College students struggle with mental health during COVID-19 pandemic
In March of 2020, when colleges were abruptly forced to transition to online coursework, students and faculty were equally confused and scared of how to make this an easy transition for both parties.
Teachers and students work best in a classroom setting because they rely on each other to determine what should and should not be taught throughout the school year. This keeps both teachers and students actively involved in the classroom because students have the ability to ask questions and get an immediate response. Almost a year into the pandemic, students just as well as teachers are still getting accustomed to the circumstances.
According to Johns Hopkins University Medical center, the first case of the Coronavirus was initially found in December of 2019. The symptoms can vary from shortness of breath to a severe cough and even more but varies in how it affects everyone. Symptoms can vary from mild flu-like symptoms to even death within a week span of contracting the virus. College’s have taken it upon themselves to comply with necessary guidelines to stop the spread of the virus with goals of keeping both students and professors safe.
As the pandemic continues, college students keep finding news ways to cope with the stress and anxiety while still trying to graduate on time.
After the trauma of last Spring semester, college students were not as motivated to come back during the fall. Aislinn Perdomo, senior at SUNY Brockport says, “ I didn’t necessarily want to come back to school this semester. I wanted to be back just to get the semester over with and be closer to my degree but, not necessarily because I was looking forward to it”. College students felt as if their mental health was not prioritized amidst the pandemic that was happening around us.
Schools are continuously following guidelines to keep everyone safe and away from the virus. Yet, colleges failed to acknowledge that the virus affects college students in much more than just shortness of breath and a cough.
Colleges have provided students with direct contact to counseling centers that can most likely help but, it’s just not priority. Speaking about mental health became more of a protocol since colleges realized it was better for students to be aware of these outreach resources instead of remaining silent throughout the pandemic. However, these efforts are not being enforced for students to take advantage of.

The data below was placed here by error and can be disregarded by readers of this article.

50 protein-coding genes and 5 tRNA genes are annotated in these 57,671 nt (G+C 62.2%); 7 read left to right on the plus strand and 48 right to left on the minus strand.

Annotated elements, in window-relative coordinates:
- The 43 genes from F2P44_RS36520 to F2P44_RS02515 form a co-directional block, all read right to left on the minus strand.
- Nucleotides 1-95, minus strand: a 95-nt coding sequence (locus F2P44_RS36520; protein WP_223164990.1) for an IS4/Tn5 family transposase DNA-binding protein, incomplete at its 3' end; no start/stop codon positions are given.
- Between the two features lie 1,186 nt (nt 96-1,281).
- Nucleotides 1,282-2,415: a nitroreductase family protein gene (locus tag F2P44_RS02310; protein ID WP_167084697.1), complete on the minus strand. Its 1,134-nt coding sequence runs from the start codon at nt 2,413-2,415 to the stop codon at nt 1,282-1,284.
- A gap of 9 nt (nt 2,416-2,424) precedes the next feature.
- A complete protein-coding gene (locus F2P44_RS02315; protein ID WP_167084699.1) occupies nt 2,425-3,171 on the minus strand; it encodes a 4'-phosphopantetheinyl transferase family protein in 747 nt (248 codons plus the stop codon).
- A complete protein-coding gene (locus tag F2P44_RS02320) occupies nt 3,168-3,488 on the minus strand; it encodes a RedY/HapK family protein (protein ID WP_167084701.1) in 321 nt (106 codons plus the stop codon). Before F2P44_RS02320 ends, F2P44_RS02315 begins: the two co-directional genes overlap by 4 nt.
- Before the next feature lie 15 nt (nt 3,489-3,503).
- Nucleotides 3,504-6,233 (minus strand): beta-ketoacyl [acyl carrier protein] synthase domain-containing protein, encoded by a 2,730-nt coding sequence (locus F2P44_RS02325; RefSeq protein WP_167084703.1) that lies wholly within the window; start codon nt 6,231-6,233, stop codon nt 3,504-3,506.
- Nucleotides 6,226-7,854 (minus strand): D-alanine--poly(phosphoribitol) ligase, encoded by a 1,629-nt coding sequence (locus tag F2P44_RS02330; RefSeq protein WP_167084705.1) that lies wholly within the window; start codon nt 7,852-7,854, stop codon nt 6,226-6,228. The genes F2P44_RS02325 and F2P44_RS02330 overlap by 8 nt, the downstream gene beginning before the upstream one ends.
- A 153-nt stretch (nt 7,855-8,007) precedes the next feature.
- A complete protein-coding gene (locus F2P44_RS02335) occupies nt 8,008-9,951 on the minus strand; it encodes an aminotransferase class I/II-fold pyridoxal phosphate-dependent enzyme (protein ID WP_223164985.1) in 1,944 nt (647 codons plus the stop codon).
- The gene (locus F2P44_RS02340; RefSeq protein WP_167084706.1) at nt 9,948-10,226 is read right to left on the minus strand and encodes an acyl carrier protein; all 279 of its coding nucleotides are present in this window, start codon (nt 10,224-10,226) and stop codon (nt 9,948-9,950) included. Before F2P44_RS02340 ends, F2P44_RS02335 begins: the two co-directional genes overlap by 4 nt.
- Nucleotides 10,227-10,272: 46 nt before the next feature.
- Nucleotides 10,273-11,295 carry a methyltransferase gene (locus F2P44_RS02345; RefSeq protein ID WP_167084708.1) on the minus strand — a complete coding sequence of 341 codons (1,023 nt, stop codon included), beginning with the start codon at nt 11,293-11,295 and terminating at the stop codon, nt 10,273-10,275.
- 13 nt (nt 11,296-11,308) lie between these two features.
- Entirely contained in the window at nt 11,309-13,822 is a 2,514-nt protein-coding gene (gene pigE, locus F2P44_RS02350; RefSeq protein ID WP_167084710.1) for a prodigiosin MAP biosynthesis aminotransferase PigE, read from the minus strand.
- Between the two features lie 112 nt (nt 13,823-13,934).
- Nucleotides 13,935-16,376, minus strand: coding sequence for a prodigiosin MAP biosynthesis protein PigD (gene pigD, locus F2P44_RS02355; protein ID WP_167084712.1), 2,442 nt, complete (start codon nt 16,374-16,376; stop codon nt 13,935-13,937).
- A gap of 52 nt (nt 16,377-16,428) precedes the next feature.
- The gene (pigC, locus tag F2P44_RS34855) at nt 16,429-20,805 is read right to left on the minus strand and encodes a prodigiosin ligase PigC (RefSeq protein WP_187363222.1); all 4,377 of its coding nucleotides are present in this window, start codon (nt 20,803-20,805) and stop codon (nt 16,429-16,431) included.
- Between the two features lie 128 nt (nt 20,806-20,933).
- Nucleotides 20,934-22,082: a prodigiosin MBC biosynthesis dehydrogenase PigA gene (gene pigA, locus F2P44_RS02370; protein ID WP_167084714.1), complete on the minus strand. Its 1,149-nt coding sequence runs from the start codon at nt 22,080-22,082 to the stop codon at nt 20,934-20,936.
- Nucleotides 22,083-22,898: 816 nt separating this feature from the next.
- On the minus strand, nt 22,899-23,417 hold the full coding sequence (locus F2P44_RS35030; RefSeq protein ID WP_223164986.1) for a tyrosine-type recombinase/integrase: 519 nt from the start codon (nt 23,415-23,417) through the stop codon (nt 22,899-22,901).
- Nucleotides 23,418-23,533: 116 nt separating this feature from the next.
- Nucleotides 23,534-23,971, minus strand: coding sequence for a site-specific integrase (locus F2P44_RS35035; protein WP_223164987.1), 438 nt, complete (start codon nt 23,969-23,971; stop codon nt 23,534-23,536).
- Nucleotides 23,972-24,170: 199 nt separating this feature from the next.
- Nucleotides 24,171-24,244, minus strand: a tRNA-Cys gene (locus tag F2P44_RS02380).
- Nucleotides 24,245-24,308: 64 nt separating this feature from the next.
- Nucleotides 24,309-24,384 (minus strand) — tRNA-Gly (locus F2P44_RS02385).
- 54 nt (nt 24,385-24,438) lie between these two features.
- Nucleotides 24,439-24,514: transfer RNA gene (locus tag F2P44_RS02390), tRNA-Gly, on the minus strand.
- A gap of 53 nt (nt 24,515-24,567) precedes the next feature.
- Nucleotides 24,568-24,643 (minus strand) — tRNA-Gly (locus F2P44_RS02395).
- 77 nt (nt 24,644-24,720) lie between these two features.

With anxiety and stress at an all time high, college students are trying to cope with the circumstances while maintaining good grades.
“As far as the institution reaching out and making sure people are great physically, it was non-existent,” said Abel Santiago, an acting major at SUNY Purchase.
When the pandemic first began, SUNY Purchase would constantly reach out to students ensuring they were doing ok but that effort of care faded away as the pandemic continued throughout the school year.
Multiple institutions have ran test to determine the increase of mental health issues within college students. The national center for biotechnology information states, “Of the 195 students, 138 (71%) indicated increased stress and anxiety due to the COVID-19 outbreak”. The study shows that majority of students do feel that they have lacked mental health since the pandemic began. The mental health of college students is critical since many have taken of the stress of not graduating, making sure they are safe and, making sure their families stay safe as well.
Ayana Lewis, social work major at SUNY Brockport says she felt as her life had drastically changed overall from the time COVID was first introduced up until now.
“COVID has made me a couch potato, I don’t even do my hair anymore because I know that there’s no place for me to go”, said Lewis. “COVID has definitely made me feel a little crazy. I’m way lazier and unmotivated”.
College students are still finding ways to figure things out in a way that works for them. Many miss being around their friends and just having a place to kill time in between classes at.
“I was hoping that this semester would be almost normal. I miss being around people and going to the union to meet up with my friends”, said Lewis.
The average life of a college student has been put on hold till further notice. The suspense of not knowing what will happen for future semesters only makes students experience higher anxiety. us in the future semesters only piles up the anxiety.
As of right now, college students miss going to class, the food court to meet up with friends, or even an athletic event, or simply just a place to unwind after a long day.
“The school can try to get more involved with the students, get COVID safe activities to do so we could be more involved. Imagine how freshmen are feeling, this isn’t the real college experience at all” said Alanis Mendez, a healthcare administration major at SUNY Brockport.
Students are still hopeful of finding a way to be active on campus while following guidelines.
As of right now, college students do not feel as if they are living to their full potential academically. Some feel like they aren’t doing enough.
Moving forward, the mental of health of college students continues to decrease as the pandemic continues. As we are still mid-pandemic, college students are still finding ways to cope and get through the semester. Many studies have been made that show the lack of mental health in the community of college students. Overall, with attempting to balance keeping themselves and their loved ones safe with also keeping their grades up college students have their hands full. Exactly a year into the pandemic and college students continue to cope with their mental health issues however they can.